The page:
The 1920s and 1930s saw the emergence of major business development in the city, partially enabled by Prohibition era bootlegging, but as in the rest of the United States, the Depression era hit the city hard, and El Paso's population declined through the end of World War II. Following the war, military expansion in the area as well as oil discoveries in the Permian Basin (North America) helped to engender rapid economic expansion in the mid 1900s. Copper smelting, oil refining, and the proliferation of low-wage industries (particularly garment making) led the city's growth. Expansion slowed again in the 1960s, but the city continued to grow in large part because of its significant economic relationship with Mexico.
El Paso is located at 31°47′25″N 106°25′24″W / 31.79028°N 106.42333°W / 31.79028; -106.42333 (31.790208, -106.423242). It lies at the intersection of three states (Texas, New Mexico, and Chihuahua) and two countries (the USA and Mexico). It is the only major Texas city on Mountain Time. Ciudad Juárez used to be on Central Time, but both cities are now on Mountain Time.
The city's elevation is 3,800 feet (1,140 m) above sea level. North Franklin Mountain is the highest peak in the city at 7,192 feet (2,192 m) above sea level. The peak can be seen from 60 miles (100 km) in all directions. Additionally, this mountain range is home to the famous natural red-clay formation, the Thunderbird, from which the local Coronado High School gets its mascot's name. According to the United States Census Bureau, the city has a total area of 250.5 square miles (648.9 km²).
The 24,000-acre (9,700 ha) Franklin Mountains State Park is the largest urban park in the United States and resides entirely in El Paso, extending from the north and dividing the city into several sections along with Fort Bliss and El Paso International Airport.
The Rio Grande Rift, which passes around the southern end of the Franklin Mountains, is where the Rio Grande flows. The river defines the border between El Paso from Ciudad Juárez to the south and west until the river turns north of the border with Mexico, separating El Paso from Doña Ana County, New Mexico. Mt. Cristo Rey, a volcanic peak (an example of a pluton) rises within the Rio Grande Rift just to the west of El Paso on the New Mexico side of the Rio Grande. Other volcanic features include Kilbourne Hole and Hunt's Hole, which are Maar volcanic craters 30 miles (50 km) west of the Franklin Mountains.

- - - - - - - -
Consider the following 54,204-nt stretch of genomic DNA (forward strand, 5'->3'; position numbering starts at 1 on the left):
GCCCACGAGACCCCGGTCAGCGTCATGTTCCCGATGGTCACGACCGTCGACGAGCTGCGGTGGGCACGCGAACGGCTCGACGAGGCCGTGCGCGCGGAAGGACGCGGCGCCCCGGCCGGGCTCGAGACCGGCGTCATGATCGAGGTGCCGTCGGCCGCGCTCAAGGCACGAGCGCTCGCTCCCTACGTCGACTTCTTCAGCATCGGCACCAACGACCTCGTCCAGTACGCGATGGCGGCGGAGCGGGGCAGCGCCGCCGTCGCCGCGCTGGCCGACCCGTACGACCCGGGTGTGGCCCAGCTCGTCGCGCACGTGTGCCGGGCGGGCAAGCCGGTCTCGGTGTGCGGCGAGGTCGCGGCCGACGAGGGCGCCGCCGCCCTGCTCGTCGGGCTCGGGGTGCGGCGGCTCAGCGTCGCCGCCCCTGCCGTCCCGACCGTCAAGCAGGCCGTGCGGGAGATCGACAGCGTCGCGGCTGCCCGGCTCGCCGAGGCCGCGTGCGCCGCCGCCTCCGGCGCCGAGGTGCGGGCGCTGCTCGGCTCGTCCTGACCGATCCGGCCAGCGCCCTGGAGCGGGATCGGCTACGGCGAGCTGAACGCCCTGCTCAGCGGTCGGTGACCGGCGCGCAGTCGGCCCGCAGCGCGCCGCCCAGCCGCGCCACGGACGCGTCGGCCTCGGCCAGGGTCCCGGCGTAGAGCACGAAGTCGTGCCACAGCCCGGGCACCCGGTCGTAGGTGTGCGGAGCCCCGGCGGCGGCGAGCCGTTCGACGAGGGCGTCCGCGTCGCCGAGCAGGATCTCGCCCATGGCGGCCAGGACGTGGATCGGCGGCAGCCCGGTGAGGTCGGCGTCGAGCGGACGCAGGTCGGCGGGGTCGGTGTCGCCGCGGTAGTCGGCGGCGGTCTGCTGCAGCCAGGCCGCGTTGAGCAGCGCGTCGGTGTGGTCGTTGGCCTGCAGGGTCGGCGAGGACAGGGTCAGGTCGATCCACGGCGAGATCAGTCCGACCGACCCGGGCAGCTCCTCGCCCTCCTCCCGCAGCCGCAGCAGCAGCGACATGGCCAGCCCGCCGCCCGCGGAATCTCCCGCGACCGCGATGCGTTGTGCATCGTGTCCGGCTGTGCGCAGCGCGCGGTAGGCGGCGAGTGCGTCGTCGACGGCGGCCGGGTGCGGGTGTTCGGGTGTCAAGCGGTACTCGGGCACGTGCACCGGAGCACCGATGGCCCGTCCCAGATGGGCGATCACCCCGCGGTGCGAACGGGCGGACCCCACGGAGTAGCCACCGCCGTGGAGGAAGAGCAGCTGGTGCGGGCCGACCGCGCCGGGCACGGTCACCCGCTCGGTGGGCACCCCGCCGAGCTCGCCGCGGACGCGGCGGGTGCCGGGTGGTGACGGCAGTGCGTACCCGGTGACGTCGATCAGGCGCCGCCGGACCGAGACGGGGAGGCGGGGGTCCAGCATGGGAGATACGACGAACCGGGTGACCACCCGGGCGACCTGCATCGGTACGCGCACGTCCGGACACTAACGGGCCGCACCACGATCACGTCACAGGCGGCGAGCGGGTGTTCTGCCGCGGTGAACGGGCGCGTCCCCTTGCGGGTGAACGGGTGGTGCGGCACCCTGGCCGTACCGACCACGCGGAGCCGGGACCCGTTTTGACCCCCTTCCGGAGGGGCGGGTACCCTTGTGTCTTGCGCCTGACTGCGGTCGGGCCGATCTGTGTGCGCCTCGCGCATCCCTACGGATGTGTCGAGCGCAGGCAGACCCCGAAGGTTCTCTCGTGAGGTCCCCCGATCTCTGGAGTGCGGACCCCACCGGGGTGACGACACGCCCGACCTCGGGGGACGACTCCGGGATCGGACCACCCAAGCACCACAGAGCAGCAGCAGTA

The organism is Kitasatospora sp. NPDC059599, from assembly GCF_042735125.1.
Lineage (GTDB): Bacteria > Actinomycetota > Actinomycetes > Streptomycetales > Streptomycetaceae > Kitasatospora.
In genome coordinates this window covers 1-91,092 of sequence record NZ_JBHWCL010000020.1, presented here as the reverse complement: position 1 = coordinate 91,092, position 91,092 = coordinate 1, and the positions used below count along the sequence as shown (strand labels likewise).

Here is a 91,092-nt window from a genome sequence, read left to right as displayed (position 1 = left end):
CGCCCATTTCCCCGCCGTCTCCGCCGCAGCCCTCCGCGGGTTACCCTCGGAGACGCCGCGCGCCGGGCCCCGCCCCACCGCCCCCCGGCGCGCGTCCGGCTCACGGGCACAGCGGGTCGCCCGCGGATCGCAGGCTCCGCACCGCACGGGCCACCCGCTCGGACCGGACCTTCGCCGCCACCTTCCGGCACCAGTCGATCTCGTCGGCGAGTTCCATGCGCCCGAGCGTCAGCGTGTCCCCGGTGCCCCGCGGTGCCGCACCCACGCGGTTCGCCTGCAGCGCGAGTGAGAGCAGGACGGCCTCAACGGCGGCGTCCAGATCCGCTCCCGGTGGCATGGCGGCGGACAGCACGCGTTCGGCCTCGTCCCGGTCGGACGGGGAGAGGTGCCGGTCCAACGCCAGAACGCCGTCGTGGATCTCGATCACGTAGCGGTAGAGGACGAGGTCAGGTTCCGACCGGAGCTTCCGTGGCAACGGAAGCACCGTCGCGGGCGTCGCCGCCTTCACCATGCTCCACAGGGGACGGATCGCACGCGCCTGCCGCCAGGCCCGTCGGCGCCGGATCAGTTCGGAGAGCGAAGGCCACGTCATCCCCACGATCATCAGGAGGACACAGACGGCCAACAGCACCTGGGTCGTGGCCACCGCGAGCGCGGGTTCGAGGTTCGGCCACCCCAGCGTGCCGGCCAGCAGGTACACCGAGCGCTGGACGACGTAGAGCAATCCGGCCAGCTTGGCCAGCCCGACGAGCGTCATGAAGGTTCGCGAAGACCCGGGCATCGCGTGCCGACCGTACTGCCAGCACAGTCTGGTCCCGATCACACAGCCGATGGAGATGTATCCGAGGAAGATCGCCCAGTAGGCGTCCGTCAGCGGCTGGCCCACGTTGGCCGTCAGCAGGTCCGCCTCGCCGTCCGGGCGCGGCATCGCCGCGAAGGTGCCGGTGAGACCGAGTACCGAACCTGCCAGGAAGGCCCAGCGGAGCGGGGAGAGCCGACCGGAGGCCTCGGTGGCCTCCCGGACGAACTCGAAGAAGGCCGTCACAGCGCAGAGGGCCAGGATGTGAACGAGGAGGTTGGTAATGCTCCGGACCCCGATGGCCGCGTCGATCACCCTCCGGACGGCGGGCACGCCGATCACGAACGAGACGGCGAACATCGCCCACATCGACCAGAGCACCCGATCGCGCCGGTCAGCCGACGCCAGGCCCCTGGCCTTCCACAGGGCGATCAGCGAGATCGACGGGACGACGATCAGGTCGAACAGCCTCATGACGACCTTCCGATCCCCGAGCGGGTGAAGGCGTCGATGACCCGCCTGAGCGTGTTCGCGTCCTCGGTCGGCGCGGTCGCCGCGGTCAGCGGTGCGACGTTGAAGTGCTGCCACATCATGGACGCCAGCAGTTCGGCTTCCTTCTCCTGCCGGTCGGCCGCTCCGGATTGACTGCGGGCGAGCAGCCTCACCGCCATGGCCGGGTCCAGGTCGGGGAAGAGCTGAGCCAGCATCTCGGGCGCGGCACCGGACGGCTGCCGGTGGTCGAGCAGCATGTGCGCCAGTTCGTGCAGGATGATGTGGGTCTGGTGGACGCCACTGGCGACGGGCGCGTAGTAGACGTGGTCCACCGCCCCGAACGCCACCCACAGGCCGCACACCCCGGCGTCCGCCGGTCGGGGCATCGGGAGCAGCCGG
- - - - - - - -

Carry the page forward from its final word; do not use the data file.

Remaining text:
El Paso is surrounded by the Chihuahuan Desert, the easternmost section of the Basin and Range Region.
Being in the westernmost tip of Texas, and due to the huge size of the state, El Paso is closer to four other state capitals (US and Mexican) than it is to its own capital of Austin, Texas (the other capitals being, Phoenix (Arizona), Santa Fe (New Mexico), neighboring Mexican city Chihuahua (Chihuahua), and Hermosillo (Sonora)).[not in citation given][dead link]
With the city limits are traditional suburban areas that are located on the far eastern and western edges.
Although Anthony, Sunland Park, and Chaparral lie adjacent to El Paso County, they are considered to be part of the Las Cruces, New Mexico metropolitan area by the United States Census Bureau. Both metro areas do however, share a large commuter population and media market.
El Paso has a hot desert climate (Köppen BWh) with very hot summers, usually with little or no humidity, and mild, dry winters. Rainfall averages 9.4 inches (240 mm) per year, much of which occurs during the summer from July through September and is predominantly caused by the monsoon. During this period, southerly and southeasterly winds carry moisture from the Pacific, the Gulf of California, and the Gulf of Mexico into the region. When this moisture moves into the El Paso area and places to the southwest, orographic lift from the mountains, combined with strong daytime heating, causes thunderstorms, some severe enough to produce flash flooding and hail, across the region.